COVID-19 impacts on juniors


College Board canceled the March 14 and May 2 SAT tests nationwide. They haven’t announced when the tests’ makeup days are. They’re considering adding an international SAT administration later this school year. (Photo courtesy of Marie Cox)

Leesville juniors who are prepping for college are facing some major setbacks from COVID-19 (coronavirus). Things like college tours and standardized tests are being canceled as the virus spreads.

“I had four college tours planned for spring break that have all been canceled,” said Mary Price, a junior.  April 6 through April 13 remains designated as the school district’s traditional spring break. Roy Cooper, North Carolina’s governor, did not set an expectation that school districts adjust their instructional calendars.

“It’s a little stressful to think about when I’ll get to tour the colleges I’m looking at, especially since no one knows how long coronavirus is going to shut things down,” said Price. 

College tours aren’t the only things getting canceled, though. College Board has closed SAT testing centers throughout North Carolina, and ACT test centers are also closing. 

“I was scheduled to take the SAT on March 14, so they rescheduled it for March 28,” said Warren Cox, a junior. “Then I got an email saying they’ve canceled my makeup SAT,” he added. 

College Board has canceled al SATs through May. According to their website, they will be “as flexible as possible to give students the best chance to show their skills and stay on the path to college” when rescheduling. College Board hasn’t rescheduled the March 14 and May 2 SAT yet.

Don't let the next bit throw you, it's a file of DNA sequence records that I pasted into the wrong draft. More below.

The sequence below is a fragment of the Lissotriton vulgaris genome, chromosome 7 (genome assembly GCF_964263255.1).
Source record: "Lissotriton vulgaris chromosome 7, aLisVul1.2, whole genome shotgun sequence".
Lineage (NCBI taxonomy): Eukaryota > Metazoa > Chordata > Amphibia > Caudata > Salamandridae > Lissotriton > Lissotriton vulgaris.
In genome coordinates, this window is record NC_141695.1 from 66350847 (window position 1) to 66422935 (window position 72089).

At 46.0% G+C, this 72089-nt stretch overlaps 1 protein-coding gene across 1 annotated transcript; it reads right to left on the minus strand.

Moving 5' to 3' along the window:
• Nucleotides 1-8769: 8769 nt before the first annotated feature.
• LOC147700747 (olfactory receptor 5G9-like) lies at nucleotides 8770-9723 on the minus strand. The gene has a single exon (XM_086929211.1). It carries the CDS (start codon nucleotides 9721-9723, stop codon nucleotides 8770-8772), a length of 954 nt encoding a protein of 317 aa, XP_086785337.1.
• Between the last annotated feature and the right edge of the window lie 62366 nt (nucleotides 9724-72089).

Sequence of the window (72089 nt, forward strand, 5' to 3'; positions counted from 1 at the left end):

“For me, I’m not really worried about when I’ll make it up, I’m just disappointed because I’ve spent the last week studying and taking practice tests,” said Cox. 

The ACT has also moved its test dates. The April 4 test date is now moved to June 13. “I was supposed to take the ACT, too, and that’s been moved,” added Cox. “I guess the universe doesn’t want me to go to college,” he joked. 

Both Price and Cox are confident they will eventually resume their college searches and tests. However, as COVID-19 continues to spread it is unclear how long schools will close for, or how long North Carolina will ban mass gatherings of people. 

The World Health Organization’s emergency chief released a statement saying that COVID-19 may not disappear in the summer with warmer temperatures like the flu does. On March 16, President Trump also warned that the US could be seeing social distancing into July and August. 

“Either way, since no one knows what is going to exactly happen three months from now, we shouldn’t be concerned about what will happen,” said Price. 


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